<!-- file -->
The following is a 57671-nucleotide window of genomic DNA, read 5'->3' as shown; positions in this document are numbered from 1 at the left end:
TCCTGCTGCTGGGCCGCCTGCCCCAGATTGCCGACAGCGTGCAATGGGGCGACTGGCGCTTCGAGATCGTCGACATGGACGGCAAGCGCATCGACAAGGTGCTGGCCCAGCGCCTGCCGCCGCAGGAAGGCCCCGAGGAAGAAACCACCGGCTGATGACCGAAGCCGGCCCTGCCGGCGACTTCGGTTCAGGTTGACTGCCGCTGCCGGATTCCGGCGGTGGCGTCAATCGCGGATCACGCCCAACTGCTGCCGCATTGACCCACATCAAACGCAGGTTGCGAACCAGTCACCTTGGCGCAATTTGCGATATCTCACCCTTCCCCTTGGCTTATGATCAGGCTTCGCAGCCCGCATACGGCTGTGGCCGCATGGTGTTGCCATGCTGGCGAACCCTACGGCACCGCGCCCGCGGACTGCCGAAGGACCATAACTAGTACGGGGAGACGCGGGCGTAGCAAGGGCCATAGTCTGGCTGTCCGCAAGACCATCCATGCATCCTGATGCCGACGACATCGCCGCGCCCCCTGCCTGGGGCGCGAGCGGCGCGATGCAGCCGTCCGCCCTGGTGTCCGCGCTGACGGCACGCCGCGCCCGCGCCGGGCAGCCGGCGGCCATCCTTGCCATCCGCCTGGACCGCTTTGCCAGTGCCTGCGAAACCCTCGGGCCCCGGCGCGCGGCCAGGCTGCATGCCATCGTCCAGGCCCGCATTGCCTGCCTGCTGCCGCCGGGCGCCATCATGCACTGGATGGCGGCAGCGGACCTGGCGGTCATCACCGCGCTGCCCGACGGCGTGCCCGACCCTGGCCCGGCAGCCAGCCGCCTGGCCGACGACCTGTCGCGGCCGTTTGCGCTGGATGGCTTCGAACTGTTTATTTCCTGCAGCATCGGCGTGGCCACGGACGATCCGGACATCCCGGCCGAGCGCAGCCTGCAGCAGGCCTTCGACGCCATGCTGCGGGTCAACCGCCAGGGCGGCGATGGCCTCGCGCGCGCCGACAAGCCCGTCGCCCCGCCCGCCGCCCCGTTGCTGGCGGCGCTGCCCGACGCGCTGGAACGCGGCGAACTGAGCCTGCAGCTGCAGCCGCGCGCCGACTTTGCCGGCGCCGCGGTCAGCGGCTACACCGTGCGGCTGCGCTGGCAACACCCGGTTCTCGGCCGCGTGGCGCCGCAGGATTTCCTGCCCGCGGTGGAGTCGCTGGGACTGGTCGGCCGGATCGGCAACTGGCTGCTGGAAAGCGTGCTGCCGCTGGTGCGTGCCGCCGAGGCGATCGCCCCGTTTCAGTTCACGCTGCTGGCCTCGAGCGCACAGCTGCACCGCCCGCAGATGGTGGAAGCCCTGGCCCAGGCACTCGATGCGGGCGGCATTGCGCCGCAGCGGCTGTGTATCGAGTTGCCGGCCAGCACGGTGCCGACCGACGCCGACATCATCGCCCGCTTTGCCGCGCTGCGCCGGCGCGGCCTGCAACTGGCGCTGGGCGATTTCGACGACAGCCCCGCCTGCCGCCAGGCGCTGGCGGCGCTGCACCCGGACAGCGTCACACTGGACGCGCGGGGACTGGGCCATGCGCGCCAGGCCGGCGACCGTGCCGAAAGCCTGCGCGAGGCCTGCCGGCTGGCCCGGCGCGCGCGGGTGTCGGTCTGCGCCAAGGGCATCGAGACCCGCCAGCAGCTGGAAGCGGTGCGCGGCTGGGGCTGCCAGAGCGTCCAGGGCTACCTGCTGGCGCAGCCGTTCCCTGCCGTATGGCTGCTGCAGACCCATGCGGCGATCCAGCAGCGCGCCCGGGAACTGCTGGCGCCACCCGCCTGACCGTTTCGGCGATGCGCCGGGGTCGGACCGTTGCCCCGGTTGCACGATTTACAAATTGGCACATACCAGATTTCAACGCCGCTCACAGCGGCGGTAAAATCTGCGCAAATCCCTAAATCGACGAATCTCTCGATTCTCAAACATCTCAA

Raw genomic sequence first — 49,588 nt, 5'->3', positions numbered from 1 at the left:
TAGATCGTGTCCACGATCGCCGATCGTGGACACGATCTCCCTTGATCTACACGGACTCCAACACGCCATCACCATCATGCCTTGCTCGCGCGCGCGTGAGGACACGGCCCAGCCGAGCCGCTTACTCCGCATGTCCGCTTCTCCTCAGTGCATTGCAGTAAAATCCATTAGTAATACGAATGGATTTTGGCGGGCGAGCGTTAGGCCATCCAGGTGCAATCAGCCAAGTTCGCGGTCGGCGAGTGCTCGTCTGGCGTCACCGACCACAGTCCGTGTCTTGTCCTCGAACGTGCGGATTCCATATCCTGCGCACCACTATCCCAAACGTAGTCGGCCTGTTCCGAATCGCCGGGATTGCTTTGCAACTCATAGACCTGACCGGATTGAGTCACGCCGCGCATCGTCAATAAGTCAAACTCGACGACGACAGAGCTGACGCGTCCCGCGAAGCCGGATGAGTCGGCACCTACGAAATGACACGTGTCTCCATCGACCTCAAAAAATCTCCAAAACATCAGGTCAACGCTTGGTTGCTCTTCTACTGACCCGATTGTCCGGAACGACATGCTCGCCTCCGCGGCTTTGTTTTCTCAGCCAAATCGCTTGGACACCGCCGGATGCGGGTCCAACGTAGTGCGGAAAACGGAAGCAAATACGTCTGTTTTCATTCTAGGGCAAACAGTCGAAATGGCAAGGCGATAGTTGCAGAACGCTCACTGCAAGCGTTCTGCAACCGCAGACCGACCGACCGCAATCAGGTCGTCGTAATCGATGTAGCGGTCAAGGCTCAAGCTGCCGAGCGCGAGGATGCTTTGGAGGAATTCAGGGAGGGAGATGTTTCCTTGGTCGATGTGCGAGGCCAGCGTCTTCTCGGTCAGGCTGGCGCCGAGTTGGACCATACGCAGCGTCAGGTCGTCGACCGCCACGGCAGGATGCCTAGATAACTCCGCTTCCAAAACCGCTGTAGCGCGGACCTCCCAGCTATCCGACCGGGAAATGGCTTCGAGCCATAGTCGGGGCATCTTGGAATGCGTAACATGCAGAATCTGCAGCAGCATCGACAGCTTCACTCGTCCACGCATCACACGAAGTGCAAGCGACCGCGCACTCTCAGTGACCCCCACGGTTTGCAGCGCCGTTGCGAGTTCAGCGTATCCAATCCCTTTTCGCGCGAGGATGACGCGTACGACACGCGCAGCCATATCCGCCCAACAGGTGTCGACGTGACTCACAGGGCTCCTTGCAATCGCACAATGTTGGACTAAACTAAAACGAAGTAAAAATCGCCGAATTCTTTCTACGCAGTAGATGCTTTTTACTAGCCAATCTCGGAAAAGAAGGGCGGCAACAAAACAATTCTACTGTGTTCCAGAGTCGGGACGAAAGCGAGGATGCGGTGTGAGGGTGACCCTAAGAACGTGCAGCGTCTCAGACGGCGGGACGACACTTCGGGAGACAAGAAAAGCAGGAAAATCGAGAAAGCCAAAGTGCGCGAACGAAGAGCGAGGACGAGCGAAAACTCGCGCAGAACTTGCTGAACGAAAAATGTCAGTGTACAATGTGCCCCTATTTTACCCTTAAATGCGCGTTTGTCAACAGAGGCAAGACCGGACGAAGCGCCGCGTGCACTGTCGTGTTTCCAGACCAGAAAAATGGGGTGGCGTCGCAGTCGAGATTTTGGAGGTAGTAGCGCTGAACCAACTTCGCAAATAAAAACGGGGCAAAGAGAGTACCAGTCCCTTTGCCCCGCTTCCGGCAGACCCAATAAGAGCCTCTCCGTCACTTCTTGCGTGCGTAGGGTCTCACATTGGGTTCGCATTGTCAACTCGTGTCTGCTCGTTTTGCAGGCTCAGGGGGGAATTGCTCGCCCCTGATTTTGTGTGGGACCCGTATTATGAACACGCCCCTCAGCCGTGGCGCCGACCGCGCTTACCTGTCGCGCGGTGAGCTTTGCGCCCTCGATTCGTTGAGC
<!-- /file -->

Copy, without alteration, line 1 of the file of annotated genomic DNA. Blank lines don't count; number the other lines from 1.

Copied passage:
The following is a 57671-nucleotide window of genomic DNA, read 5'->3' as shown; positions in this document are numbered from 1 at the left end: